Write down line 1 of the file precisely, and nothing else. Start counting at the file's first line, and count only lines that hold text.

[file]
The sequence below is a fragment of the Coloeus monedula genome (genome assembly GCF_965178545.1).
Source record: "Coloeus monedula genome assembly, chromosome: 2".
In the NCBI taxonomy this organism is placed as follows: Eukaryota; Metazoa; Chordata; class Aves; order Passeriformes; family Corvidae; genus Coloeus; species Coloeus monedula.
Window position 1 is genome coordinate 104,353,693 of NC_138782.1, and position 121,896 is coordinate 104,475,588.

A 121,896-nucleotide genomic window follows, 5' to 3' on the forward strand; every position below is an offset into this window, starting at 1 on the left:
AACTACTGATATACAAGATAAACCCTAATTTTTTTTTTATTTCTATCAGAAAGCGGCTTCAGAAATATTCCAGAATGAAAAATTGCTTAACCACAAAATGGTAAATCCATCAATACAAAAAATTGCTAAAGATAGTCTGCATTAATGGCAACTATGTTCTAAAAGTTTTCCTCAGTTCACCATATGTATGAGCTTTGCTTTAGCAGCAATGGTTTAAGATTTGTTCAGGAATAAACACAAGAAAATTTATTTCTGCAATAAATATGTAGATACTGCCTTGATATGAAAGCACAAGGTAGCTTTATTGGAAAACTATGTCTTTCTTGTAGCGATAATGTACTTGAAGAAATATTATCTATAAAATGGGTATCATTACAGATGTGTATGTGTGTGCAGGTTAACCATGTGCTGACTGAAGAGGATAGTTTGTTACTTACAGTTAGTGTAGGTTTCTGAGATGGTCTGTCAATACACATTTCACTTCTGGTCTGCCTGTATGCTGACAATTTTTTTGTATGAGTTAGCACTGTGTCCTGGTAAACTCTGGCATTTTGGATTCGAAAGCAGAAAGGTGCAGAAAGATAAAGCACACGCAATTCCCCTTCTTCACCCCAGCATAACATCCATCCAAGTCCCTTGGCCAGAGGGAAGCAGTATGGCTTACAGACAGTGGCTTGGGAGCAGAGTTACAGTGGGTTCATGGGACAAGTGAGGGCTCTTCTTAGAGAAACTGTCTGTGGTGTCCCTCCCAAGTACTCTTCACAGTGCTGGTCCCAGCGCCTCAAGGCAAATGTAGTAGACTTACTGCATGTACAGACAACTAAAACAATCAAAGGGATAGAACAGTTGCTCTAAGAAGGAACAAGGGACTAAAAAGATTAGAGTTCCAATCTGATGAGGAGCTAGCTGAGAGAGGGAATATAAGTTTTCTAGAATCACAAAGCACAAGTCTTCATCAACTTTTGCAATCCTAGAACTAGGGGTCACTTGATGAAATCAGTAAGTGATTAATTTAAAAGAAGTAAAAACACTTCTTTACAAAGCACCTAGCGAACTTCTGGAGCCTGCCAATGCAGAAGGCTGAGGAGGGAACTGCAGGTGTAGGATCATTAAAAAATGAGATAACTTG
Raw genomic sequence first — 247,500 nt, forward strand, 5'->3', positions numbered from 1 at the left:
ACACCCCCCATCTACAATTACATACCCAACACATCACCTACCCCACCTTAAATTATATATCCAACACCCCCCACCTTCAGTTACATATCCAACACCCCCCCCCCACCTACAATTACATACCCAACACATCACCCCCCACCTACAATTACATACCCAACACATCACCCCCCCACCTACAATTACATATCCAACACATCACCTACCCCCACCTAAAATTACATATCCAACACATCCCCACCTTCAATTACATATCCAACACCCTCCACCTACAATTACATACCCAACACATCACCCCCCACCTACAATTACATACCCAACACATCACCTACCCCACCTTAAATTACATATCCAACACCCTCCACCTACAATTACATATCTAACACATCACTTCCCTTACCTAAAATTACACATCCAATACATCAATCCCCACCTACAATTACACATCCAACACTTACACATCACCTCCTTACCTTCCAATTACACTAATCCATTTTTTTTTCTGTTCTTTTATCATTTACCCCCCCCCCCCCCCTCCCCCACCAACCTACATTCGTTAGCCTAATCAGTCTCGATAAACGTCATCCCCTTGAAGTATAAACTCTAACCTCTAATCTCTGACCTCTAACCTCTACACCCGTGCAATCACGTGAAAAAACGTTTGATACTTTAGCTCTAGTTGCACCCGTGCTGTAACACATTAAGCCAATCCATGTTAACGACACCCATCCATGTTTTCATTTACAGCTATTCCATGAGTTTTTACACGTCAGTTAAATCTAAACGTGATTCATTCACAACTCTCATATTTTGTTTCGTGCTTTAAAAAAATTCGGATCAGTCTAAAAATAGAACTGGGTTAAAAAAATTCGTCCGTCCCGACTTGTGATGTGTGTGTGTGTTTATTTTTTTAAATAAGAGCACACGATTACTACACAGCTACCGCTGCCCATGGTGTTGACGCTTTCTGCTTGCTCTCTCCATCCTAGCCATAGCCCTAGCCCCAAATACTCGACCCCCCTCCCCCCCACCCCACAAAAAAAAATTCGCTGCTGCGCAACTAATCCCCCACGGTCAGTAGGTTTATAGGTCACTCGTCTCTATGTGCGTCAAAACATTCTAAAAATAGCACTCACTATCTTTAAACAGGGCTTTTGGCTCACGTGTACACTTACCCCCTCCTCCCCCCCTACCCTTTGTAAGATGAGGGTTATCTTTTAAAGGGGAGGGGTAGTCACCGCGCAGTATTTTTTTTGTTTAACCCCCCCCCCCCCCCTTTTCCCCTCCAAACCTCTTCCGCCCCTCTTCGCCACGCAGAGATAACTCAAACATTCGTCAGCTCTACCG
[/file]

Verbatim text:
The sequence below is a fragment of the Coloeus monedula genome (genome assembly GCF_965178545.1).